Wednesday, December 31, 2008

What's Wrong With Reduce?

Functional programming seems to be on the rise—there's even an O'Reilly book on Haskell, now. I'm not quite sure how that increase in popularity happened, but would guess that Paul Graham's advocacy of Lisp had something to do with it, as did Douglas Crockford's work with JavaScript. I also suspect that the higher-order constructs in Python played an important role, allowing imperative programmers to gradually start using a functional style.

However, there is something curious about the functional constructs in Python. One of the higher-order functions in Python—reduce—seems not to find much acceptance. Probably the best example of this is from the BDFL himself, who wrote:
…almost every time I see a reduce() call with a non-trivial function argument, I need to grab pen and paper to diagram what's actually being fed into that function before I understand what the reduce() is supposed to do. So in my mind, the applicability of reduce() is pretty much limited to associative operators, and in all other cases it's better to write out the accumulation loop explicitly.

The fate of reduce() in Python 3000

Guido van Rossum, 2005

I don't think the above is out of line with most Python users think, but it clashes severely with conventional thinking of users of functional programming languages.

For example, in an influential paper, John Hughes wrote
…a little modularisation can go a long way. By modularising a simple function (sum) as a combination of a “higher order function” and some simple arguments, we have arrived at a part (reduce) that can be used to write down many other functions on lists with no more programming effort.
…functional languages allow functions which are indivisible in conventional programming languages to be expressed as a combination of parts—a general higher order function and some particular specialising functions. Once defined, such higher order functions allow many operations to be programmed very easily. Whenever a new datatype is defined higher order functions should be written for processing it. This makes manipulating the datatype easy, and also localises knowledge about the details of its representation. The best analogy with conventional programming is with extensible languages—it is as though the programming language can be extended with new control structures whenever desired.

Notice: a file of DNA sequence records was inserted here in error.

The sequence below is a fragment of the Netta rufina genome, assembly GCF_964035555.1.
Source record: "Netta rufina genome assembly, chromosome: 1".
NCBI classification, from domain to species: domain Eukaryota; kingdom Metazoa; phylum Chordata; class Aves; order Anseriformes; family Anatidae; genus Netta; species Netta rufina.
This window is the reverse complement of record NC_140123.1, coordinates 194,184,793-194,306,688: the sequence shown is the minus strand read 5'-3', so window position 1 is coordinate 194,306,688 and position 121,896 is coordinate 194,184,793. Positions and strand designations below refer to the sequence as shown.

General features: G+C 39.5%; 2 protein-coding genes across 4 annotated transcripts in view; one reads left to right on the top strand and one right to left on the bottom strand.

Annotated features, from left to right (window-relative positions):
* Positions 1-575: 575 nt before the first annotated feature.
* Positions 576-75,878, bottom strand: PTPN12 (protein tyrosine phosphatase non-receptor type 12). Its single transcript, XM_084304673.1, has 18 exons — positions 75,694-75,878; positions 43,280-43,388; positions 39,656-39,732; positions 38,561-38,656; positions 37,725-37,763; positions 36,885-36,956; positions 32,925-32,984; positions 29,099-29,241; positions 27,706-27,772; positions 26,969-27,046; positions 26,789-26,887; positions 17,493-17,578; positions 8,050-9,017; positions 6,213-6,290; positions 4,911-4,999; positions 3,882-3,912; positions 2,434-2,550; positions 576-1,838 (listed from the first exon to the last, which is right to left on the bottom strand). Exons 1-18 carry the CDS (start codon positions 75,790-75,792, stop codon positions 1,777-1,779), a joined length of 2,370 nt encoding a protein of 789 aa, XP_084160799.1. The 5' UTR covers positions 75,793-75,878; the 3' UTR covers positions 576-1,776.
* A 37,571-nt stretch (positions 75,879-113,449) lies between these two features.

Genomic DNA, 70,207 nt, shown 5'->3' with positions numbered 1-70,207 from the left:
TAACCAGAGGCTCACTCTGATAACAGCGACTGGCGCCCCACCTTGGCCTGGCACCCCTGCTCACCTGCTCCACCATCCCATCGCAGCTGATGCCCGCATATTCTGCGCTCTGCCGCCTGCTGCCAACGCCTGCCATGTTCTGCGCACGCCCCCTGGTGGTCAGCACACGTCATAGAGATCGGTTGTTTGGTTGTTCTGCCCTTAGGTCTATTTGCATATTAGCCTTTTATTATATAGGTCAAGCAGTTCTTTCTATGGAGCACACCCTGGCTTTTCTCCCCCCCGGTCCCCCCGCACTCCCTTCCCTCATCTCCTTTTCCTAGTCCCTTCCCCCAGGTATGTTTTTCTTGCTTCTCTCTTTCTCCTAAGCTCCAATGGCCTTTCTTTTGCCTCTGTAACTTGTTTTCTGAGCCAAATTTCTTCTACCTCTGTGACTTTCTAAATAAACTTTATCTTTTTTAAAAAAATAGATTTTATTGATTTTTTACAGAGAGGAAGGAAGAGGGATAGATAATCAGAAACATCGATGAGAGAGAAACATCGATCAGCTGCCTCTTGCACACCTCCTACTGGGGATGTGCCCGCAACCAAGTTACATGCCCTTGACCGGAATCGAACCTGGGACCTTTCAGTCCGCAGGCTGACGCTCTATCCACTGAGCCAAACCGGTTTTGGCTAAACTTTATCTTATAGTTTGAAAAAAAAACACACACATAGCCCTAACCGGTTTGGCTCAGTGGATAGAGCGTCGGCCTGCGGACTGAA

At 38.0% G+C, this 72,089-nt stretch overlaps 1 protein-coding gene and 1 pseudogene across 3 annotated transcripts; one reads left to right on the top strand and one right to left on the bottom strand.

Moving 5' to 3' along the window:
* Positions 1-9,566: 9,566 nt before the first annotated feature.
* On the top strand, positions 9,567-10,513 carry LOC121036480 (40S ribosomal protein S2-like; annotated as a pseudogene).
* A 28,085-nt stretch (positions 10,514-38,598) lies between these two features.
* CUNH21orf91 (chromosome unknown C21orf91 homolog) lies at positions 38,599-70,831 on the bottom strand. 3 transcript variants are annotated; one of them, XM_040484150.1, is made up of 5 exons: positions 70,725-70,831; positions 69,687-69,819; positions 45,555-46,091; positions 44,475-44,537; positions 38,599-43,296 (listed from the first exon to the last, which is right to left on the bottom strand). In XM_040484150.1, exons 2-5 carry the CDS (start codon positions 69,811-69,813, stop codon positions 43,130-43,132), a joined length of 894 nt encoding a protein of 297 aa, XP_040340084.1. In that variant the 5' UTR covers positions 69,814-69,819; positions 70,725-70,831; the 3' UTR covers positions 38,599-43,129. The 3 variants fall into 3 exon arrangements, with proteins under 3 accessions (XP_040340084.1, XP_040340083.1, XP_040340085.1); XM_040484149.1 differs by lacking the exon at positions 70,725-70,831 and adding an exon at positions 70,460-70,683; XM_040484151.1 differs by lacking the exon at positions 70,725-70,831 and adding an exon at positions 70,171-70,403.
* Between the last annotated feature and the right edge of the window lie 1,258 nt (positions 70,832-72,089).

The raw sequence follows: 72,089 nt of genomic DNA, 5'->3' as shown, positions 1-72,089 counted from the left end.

Why Functional Programming Matters

John Hughes, 1984

My own experience with ML is quite in line with what Hughes wrote: reduce, or foldl as it is also known, is used all the time, and seems very natural.

Why the difference? I'm not aware of any case where GvR has demonstrated much knowledge of functional programming—maybe he was just speaking outside his area of expertise, and got it wrong? The PLT Scheme people may have thought so, satirizing him shortly after in a (quite funny!) April Fool's Day announcement.

However, I think that explanation is overly facile. Personally, while I use folds in functional languages, I rarely do in Python. I think there are real reasons for that, and will examine them in future blog posts.

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